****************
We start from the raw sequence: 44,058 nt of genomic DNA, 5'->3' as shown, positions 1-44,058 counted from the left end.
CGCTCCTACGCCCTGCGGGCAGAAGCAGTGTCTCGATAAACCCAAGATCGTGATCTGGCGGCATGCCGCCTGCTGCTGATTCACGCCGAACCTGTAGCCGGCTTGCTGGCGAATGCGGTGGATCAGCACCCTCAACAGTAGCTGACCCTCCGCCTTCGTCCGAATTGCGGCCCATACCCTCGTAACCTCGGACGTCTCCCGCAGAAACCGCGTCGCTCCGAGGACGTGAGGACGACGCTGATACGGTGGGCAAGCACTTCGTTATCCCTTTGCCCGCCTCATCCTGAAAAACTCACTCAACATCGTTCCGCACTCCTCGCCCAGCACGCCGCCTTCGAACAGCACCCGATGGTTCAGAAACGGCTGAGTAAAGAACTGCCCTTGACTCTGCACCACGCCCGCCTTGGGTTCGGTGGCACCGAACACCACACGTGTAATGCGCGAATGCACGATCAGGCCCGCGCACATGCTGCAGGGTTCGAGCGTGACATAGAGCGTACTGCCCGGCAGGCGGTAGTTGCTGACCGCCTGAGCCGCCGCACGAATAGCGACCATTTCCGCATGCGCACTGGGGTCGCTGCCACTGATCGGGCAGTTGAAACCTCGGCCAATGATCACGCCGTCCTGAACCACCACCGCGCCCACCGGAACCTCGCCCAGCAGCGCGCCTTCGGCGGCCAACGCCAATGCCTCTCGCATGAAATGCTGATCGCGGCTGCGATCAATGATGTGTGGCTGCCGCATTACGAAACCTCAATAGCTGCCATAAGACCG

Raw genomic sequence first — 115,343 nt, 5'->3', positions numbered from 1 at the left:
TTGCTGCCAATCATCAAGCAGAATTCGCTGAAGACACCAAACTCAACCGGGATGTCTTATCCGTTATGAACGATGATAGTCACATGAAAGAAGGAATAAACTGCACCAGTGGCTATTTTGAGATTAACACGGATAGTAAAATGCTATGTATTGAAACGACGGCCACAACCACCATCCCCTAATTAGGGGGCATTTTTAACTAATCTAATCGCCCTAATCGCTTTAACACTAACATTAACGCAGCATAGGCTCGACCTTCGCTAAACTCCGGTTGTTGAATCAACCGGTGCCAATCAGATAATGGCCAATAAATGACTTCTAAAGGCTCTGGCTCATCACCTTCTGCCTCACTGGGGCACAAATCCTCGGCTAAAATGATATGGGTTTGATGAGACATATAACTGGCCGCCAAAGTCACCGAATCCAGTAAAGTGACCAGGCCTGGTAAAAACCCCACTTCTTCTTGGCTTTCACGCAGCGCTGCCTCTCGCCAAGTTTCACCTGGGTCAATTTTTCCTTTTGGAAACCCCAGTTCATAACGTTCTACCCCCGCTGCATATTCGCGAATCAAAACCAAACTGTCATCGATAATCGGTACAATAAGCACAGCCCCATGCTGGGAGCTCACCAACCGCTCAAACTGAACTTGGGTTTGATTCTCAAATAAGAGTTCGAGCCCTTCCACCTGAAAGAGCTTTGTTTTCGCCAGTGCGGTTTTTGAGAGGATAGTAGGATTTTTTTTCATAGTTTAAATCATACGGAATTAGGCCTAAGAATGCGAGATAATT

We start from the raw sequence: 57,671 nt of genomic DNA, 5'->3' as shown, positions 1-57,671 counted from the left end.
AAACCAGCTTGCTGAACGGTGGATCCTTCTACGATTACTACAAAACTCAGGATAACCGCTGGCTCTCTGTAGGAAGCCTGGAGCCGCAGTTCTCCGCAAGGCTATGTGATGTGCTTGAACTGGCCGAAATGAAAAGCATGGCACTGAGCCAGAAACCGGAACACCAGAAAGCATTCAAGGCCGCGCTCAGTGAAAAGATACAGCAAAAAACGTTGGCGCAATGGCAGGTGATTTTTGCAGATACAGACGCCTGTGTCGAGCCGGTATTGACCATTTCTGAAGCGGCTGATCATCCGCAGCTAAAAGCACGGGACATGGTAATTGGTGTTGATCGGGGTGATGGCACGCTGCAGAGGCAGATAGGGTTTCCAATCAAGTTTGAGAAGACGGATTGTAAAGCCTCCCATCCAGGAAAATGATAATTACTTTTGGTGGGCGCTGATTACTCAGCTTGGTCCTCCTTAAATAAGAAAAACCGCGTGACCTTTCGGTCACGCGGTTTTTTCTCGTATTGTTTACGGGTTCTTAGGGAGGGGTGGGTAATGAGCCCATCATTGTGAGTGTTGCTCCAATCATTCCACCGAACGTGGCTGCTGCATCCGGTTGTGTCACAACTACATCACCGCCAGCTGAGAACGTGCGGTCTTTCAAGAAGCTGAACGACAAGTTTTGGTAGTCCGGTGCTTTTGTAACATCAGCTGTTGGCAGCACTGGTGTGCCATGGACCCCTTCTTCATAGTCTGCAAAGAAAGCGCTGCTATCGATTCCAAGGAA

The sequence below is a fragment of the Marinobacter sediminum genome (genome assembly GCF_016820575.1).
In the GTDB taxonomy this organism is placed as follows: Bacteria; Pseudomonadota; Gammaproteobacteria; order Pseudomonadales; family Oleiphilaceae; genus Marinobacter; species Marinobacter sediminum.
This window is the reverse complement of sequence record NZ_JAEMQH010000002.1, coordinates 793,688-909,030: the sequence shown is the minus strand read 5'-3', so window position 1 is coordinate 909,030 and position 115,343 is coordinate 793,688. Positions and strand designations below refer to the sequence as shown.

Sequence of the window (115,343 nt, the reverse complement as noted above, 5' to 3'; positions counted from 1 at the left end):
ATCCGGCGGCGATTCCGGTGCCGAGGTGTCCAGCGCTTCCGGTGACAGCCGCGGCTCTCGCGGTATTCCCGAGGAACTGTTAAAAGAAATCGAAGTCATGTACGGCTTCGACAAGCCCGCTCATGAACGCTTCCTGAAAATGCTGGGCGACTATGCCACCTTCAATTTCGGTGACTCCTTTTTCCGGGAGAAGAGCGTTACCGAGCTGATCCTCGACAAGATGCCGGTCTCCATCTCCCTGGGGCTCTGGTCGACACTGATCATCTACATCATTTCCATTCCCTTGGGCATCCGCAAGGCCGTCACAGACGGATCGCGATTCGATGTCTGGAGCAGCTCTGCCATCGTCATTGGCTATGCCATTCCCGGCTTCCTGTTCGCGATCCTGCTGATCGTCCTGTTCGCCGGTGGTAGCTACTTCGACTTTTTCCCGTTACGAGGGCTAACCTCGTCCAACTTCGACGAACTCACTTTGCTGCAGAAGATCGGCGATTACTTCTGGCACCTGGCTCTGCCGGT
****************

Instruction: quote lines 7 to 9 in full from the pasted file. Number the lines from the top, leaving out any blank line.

The sequence below is a fragment of the Marinobacter sediminum genome (genome assembly GCF_016820575.1).
In the GTDB taxonomy this organism is placed as follows: Bacteria; Pseudomonadota; Gammaproteobacteria; order Pseudomonadales; family Oleiphilaceae; genus Marinobacter; species Marinobacter sediminum.
This window is the reverse complement of sequence record NZ_JAEMQH010000002.1, coordinates 793,688-909,030: the sequence shown is the minus strand read 5'-3', so window position 1 is coordinate 909,030 and position 115,343 is coordinate 793,688. Positions and strand designations below refer to the sequence as shown.